AL-HOL CAMP, SYRIA - "We won't go to any infidel school," says Mohammed, 11, from Tajikistan. Other boys hanging around the Syrian camp market nod their heads in agreement.
But Qassam, 13, from Azerbaijan has another idea. "If they taught us things like math and reading, then we would go," he suggests.
Mohammed considers it. "If they taught English and things like that, I would go too," he agrees.
In the Islamic State, the only real home Mohammed remembers, he studied academics along with weapons, martial arts and IS ideology. He would like to study academics again, as long as they do not try to un-do his IS training.
In the final year of the "caliphate" he could not go to school. His family, along with thousands of others, retreated from town to town with the militant group until they finally reached Baghouz. There, coalition forces surrounded them a year ago, bombarding daily until they surrendered.
"We couldn't go to school in Baghouz because of those dogs," Mohammad tells us, flashing his eyes towards two young women, soldiers of the Syrian Democratic Forces who are guarding the al-Hol Camp, where the boys now live.
Mohammed says his father died when he was a baby fighting in Afghanistan, but he does not really remember. His is voice grows quiet and steely. "I remember the dogs killing my mother in Baghouz with a mortar," he adds.
The camp is in an isolated corner of the Syrian desert, hot in the summer and cold in the winter. There is not enough food or clean water and barely any medicine. The roughly 7,000 foreign women and children here are not allowed to leave the camp, and most of their home countries have abandoned them entirely.
When we ask what he wants to be when he grows up, Mohammed pauses, appearing unsure if he should tell us. Then he stares pointedly at a 19-year-old soldier. She has long black hair and an AK-47.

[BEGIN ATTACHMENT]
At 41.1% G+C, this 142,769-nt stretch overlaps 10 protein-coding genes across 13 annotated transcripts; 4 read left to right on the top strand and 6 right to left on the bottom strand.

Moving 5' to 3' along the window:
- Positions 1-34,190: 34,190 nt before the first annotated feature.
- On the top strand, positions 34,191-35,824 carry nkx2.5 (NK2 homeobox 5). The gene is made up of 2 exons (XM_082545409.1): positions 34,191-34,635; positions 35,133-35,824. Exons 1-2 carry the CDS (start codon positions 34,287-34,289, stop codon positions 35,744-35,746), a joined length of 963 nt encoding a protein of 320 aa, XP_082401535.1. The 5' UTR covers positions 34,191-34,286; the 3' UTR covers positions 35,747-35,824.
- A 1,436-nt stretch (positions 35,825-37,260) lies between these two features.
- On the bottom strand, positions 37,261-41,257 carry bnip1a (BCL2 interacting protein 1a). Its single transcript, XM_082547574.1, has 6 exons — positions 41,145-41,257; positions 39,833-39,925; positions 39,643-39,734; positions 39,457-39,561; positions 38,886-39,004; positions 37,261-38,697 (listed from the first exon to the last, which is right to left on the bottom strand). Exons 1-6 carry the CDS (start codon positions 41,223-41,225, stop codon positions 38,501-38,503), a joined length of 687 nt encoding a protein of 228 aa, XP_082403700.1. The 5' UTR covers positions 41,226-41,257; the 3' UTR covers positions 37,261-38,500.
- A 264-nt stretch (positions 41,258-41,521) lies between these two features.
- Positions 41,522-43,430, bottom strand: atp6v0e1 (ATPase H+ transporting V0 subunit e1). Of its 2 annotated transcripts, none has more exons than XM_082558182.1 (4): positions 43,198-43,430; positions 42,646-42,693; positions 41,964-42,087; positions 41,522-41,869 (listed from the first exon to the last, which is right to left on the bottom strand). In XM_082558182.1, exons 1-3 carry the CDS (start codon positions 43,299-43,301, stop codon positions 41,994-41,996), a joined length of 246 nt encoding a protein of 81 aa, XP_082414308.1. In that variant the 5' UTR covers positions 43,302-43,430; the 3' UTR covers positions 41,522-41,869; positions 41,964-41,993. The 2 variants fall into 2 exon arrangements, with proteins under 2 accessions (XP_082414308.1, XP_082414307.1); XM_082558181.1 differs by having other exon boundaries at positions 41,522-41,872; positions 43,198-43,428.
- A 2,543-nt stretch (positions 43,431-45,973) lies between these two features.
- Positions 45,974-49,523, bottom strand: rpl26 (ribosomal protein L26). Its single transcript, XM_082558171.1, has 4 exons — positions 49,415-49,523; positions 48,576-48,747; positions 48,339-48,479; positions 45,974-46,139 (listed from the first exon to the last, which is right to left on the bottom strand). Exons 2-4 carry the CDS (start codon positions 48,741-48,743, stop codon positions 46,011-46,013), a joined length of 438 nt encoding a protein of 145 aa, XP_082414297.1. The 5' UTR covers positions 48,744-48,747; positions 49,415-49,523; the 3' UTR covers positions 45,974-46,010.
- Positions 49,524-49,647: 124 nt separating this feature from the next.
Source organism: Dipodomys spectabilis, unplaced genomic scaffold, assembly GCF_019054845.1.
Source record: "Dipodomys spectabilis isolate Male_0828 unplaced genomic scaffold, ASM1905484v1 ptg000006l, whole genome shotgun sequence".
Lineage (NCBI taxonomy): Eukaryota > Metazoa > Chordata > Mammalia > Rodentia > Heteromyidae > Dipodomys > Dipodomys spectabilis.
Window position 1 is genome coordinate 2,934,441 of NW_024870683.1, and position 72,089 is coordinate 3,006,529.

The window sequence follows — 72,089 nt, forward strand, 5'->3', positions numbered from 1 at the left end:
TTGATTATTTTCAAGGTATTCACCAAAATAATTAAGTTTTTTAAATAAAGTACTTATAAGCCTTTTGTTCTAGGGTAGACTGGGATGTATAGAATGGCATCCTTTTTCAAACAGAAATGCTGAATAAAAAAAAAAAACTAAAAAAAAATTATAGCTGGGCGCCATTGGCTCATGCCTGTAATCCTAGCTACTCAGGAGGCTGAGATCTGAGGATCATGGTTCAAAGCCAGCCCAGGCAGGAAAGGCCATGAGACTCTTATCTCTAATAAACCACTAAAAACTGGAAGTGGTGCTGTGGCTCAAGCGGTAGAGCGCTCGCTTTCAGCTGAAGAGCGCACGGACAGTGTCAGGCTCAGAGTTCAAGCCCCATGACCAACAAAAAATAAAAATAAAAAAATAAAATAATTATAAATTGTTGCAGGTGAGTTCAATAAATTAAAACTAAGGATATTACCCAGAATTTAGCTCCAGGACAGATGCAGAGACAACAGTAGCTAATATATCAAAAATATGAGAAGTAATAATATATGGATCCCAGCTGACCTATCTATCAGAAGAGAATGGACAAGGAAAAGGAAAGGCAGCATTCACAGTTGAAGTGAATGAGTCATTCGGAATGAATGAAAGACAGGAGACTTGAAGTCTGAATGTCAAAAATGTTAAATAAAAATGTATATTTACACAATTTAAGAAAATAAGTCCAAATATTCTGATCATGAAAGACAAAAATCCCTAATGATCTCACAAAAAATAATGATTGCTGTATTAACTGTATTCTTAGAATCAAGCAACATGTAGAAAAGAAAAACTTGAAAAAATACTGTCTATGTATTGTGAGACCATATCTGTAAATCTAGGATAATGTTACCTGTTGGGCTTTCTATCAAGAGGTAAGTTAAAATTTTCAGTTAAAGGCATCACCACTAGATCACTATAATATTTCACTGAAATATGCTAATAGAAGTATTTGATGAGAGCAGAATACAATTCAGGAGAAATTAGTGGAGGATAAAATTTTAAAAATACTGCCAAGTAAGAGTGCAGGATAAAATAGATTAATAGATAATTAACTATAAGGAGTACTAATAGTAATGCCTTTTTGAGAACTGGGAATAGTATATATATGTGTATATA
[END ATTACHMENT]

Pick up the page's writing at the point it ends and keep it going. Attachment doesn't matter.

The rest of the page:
"I will be a fighter," he says.
"Do other kids here want to do this, or is this just your idea?" my colleague asks him.
"Some kids don't want to," he answers. "But 99 percent of us want this."
The school prison
As they talk about their prospects for the future, we take out a camera. A few boys jostle to get in the shot. Most, like Mohammed, flinch.
The soldier pulls out her cellphone to take a picture. Mohammed ducks and covers his face.
Boys not much older than him are regularly taken from this camp and never heard from again, he whispers, and he has been warned not to appear in pictures, lest he be next.
A veiled woman from Uzbekistan interrupts the conversation. "Why are they taking our boys to prison?" Asma asks loudly. "What did they do?"
Other women hear her questions and join the growing crowd. They think maybe we know the answers.
We ask if they were told what we were told: Foreign sons of IS fighters are taken from the camp around the age of 14 or 15 to be detained in a school.
We don't mention that the point of the school is de-radicalization.
"It is not a school. It is a prison," Asma insists. And she is right, the boys cannot leave.
But officials say without any outside help, they don't see any better options.
Extremist ideas are deepening, not dissipating among many families of IS, now stuck inside isolated, harsh camps all over Syria and Iraq. Parents openly encourage their children to aspire to be IS fighters.
The school's purpose is to mitigate that threat by providing boys with alternate ideas for their futures, says Amara, a security officer curled up on a sofa in a trailer on the edge of al-Hol Camp. It also aims to separate them from their extremist relatives, and the general public.
"They are trying their best to build a foundation for them, other than IS," Amara says.
But at the market inside the camp, many women say there is only one way their children can have a safe future. They want the dozens of countries they came from to take them back.
Women who speak very little English approach us asking, "Deportation?" in hopeful voices. When they hear we are journalists, most scoff and walk away.
An Australian woman says she would gladly give up her two children to Australian authorities, even if they left her in Syria or imprisoned her at home. "They were born in Syria, but when they grow up I hope they don't know where Syria is," she says.
Asma, the woman from Uzbekistan, follows us around the market, repeating her questions: "Why did they take my son? What did he do?" she shouts.
Another Uzbek woman yanks Mohammed to the side and lectures him about talking to us. He tells us later that she believes we may be part of the team capturing boys.
"She said not to tell you anything, or you may use it to come back and take me away," he says.